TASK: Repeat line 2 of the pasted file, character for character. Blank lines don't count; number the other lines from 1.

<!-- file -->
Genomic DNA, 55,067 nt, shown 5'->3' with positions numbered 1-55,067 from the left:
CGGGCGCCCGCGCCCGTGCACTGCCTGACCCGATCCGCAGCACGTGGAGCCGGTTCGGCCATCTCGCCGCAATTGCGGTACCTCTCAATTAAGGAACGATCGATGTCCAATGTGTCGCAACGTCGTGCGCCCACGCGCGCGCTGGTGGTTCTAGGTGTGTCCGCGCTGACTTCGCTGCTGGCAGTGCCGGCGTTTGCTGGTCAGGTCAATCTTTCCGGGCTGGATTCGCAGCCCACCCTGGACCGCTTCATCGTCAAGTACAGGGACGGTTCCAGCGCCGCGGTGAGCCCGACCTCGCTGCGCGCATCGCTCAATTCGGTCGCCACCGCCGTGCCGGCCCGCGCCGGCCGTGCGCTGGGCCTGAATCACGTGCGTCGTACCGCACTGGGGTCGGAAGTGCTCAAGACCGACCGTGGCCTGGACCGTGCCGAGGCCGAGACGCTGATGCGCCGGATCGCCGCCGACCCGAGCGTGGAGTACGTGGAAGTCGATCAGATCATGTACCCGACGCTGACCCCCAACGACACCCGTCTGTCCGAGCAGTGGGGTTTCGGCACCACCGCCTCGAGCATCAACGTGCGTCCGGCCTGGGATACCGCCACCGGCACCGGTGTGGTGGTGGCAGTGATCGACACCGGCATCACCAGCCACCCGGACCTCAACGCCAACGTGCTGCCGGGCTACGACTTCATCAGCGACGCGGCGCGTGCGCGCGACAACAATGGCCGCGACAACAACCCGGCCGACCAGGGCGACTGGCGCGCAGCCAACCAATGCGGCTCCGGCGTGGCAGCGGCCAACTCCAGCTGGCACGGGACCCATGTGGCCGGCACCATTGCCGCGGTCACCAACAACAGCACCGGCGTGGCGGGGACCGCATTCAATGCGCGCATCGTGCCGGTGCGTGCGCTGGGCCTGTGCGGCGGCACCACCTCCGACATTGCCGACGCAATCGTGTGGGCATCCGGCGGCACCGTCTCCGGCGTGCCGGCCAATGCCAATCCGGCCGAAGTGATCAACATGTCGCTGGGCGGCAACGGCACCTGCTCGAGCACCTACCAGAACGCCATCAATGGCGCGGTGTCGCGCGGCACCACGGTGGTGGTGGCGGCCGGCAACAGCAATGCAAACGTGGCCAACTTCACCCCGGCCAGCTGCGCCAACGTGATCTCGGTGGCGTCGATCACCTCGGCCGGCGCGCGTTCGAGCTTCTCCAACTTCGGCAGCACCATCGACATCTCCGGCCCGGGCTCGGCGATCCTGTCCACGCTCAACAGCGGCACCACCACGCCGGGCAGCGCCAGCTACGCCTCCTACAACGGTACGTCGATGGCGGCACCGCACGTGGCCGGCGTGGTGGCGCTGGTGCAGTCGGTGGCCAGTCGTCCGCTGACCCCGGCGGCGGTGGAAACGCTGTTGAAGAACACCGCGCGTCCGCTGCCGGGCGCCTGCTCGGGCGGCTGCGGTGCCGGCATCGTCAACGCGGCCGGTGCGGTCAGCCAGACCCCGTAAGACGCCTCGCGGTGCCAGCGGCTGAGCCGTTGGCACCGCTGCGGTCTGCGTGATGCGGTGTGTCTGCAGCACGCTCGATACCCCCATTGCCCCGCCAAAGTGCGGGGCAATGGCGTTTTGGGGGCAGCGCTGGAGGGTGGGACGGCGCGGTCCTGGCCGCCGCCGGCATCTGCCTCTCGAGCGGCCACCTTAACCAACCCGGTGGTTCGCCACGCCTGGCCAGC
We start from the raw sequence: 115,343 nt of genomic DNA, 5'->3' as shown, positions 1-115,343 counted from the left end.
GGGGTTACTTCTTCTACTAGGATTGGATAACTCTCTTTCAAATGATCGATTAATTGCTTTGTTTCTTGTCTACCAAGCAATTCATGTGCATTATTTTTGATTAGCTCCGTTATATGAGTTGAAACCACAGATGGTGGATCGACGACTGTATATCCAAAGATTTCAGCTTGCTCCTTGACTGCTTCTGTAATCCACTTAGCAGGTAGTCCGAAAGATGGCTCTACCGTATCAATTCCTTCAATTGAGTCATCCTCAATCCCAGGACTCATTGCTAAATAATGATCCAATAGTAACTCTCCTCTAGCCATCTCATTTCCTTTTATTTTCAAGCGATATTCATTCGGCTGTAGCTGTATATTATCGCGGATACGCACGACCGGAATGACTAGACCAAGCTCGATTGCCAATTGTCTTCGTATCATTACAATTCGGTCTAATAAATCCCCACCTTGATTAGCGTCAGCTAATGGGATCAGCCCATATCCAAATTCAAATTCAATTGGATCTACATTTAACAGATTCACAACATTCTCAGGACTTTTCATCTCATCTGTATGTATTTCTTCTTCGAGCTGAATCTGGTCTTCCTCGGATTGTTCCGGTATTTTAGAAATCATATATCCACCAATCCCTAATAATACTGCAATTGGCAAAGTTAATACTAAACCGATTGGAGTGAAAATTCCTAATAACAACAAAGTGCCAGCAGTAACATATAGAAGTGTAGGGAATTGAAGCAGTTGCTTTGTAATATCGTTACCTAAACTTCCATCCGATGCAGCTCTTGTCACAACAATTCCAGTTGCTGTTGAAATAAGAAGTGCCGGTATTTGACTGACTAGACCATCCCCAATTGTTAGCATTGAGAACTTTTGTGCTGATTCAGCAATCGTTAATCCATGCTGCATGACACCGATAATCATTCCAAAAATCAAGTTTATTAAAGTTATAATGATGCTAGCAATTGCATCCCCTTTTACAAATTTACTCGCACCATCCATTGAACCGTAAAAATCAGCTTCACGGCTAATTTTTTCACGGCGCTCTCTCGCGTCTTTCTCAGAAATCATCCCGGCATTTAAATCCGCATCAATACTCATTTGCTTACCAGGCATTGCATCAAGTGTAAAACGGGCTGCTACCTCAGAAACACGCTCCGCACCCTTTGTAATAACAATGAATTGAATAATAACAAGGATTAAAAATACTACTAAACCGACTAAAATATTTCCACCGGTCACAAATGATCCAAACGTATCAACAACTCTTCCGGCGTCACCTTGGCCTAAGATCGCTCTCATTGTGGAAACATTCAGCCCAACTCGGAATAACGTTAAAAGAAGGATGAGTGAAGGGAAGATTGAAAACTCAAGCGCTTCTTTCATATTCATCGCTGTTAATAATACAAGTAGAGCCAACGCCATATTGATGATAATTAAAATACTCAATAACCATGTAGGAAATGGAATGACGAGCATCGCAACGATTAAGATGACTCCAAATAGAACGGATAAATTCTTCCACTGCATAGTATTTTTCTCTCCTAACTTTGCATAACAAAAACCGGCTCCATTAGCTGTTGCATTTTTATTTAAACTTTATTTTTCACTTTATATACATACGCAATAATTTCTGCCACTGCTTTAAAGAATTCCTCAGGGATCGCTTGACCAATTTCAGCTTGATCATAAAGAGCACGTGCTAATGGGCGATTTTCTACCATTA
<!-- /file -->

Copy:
CGGGCGCCCGCGCCCGTGCACTGCCTGACCCGATCCGCAGCACGTGGAGCCGGTTCGGCCATCTCGCCGCAATTGCGGTACCTCTCAATTAAGGAACGATCGATGTCCAATGTGTCGCAACGTCGTGCGCCCACGCGCGCGCTGGTGGTTCTAGGTGTGTCCGCGCTGACTTCGCTGCTGGCAGTGCCGGCGTTTGCTGGTCAGGTCAATCTTTCCGGGCTGGATTCGCAGCCCACCCTGGACCGCTTCATCGTCAAGTACAGGGACGGTTCCAGCGCCGCGGTGAGCCCGACCTCGCTGCGCGCATCGCTCAATTCGGTCGCCACCGCCGTGCCGGCCCGCGCCGGCCGTGCGCTGGGCCTGAATCACGTGCGTCGTACCGCACTGGGGTCGGAAGTGCTCAAGACCGACCGTGGCCTGGACCGTGCCGAGGCCGAGACGCTGATGCGCCGGATCGCCGCCGACCCGAGCGTGGAGTACGTGGAAGTCGATCAGATCATGTACCCGACGCTGACCCCCAACGACACCCGTCTGTCCGAGCAGTGGGGTTTCGGCACCACCGCCTCGAGCATCAACGTGCGTCCGGCCTGGGATACCGCCACCGGCACCGGTGTGGTGGTGGCAGTGATCGACACCGGCATCACCAGCCACCCGGACCTCAACGCCAACGTGCTGCCGGGCTACGACTTCATCAGCGACGCGGCGCGTGCGCGCGACAACAATGGCCGCGACAACAACCCGGCCGACCAGGGCGACTGGCGCGCAGCCAACCAATGCGGCTCCGGCGTGGCAGCGGCCAACTCCAGCTGGCACGGGACCCATGTGGCCGGCACCATTGCCGCGGTCACCAACAACAGCACCGGCGTGGCGGGGACCGCATTCAATGCGCGCATCGTGCCGGTGCGTGCGCTGGGCCTGTGCGGCGGCACCACCTCCGACATTGCCGACGCAATCGTGTGGGCATCCGGCGGCACCGTCTCCGGCGTGCCGGCCAATGCCAATCCGGCCGAAGTGATCAACATGTCGCTGGGCGGCAACGGCACCTGCTCGAGCACCTACCAGAACGCCATCAATGGCGCGGTGTCGCGCGGCACCACGGTGGTGGTGGCGGCCGGCAACAGCAATGCAAACGTGGCCAACTTCACCCCGGCCAGCTGCGCCAACGTGATCTCGGTGGCGTCGATCACCTCGGCCGGCGCGCGTTCGAGCTTCTCCAACTTCGGCAGCACCATCGACATCTCCGGCCCGGGCTCGGCGATCCTGTCCACGCTCAACAGCGGCACCACCACGCCGGGCAGCGCCAGCTACGCCTCCTACAACGGTACGTCGATGGCGGCACCGCACGTGGCCGGCGTGGTGGCGCTGGTGCAGTCGGTGGCCAGTCGTCCGCTGACCCCGGCGGCGGTGGAAACGCTGTTGAAGAACACCGCGCGTCCGCTGCCGGGCGCCTGCTCGGGCGGCTGCGGTGCCGGCATCGTCAACGCGGCCGGTGCGGTCAGCCAGACCCCGTAAGACGCCTCGCGGTGCCAGCGGCTGAGCCGTTGGCACCGCTGCGGTCTGCGTGATGCGGTGTGTCTGCAGCACGCTCGATACCCCCATTGCCCCGCCAAAGTGCGGGGCAATGGCGTTTTGGGGGCAGCGCTGGAGGGTGGGACGGCGCGGTCCTGGCCGCCGCCGGCATCTGCCTCTCGAGCGGCCACCTTAACCAACCCGGTGGTTCGCCACGCCTGGCCAGC